Minister's Sermon - 2nd February 2020
Rev Sue Keegan von Allmen
Rev Sue Keegan von AllmenBible Study for Chandler’s Ford Methodist Church

Sunday 2nd February 10.30am 2020

1 Corinthians 1:9-18 and 13.4-7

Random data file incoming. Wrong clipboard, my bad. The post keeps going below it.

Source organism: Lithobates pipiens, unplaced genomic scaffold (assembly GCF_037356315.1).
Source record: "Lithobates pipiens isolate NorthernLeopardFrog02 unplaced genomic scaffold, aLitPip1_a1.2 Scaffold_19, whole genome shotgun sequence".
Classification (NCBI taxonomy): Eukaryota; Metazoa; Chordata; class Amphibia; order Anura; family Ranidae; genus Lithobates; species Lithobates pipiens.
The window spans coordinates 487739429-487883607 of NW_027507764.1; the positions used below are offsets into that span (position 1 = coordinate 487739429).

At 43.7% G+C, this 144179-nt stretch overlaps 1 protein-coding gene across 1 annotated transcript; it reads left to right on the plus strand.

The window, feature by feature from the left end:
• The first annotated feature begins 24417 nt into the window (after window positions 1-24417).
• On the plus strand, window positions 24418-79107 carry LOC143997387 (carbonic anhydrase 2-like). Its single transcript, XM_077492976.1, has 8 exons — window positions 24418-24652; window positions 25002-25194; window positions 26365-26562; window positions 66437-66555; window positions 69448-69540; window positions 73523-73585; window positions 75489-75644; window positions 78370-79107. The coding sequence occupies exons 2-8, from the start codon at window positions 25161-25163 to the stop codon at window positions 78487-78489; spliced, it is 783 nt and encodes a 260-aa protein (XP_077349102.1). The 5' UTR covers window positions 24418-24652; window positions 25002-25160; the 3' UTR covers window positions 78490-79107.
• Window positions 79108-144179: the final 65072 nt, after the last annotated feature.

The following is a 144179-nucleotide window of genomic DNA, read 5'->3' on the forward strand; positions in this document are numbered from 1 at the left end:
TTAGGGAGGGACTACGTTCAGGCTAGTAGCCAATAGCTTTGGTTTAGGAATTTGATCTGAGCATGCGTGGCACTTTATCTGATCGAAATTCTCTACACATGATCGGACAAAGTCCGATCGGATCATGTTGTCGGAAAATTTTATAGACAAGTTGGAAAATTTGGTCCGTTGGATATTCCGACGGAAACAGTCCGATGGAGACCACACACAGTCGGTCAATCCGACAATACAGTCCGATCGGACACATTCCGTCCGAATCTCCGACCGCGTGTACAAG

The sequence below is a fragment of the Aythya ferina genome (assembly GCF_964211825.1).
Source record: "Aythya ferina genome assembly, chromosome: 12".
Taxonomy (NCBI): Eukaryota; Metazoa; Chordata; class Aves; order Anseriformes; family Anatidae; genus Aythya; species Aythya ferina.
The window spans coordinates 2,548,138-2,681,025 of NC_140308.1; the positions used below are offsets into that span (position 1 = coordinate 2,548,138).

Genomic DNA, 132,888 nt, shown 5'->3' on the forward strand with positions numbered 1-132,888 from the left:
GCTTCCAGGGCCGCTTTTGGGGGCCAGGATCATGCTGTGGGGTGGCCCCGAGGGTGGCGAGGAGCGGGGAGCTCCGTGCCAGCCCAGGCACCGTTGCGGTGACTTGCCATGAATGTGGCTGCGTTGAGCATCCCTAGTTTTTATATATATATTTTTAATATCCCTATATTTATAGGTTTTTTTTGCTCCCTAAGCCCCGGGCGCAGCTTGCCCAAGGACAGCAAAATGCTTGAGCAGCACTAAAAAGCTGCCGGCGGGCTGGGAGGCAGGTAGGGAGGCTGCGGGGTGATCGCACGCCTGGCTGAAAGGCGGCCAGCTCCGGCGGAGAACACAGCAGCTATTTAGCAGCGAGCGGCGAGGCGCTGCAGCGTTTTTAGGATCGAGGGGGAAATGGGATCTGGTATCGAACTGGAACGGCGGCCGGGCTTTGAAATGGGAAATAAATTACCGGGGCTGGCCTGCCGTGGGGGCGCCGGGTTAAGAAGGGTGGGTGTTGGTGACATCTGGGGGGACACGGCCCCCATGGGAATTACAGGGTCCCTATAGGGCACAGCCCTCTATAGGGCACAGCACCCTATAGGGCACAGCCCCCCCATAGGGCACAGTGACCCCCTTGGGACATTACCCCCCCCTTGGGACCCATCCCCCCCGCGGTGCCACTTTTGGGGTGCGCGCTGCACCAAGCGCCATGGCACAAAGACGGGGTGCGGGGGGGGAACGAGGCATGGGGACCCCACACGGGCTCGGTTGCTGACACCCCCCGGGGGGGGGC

The most famous passage from Paul’s letter to the Corinthians is the one that we often hear at weddings. And I read the list of things it says love is earlier. I always tell couples that this isn’t a poem about love for their wedding day, but a poem about love for when times get tough, when they’ve fallen out with each other and can’t agree. Because it’s part of a letter Paul wrote to a church that was in crisis. A church that was divided and in danger of tearing apart. Before I come to the passage I’ve just read, let me tell you something about the church in Corinth and what prompted Paul to write as he did.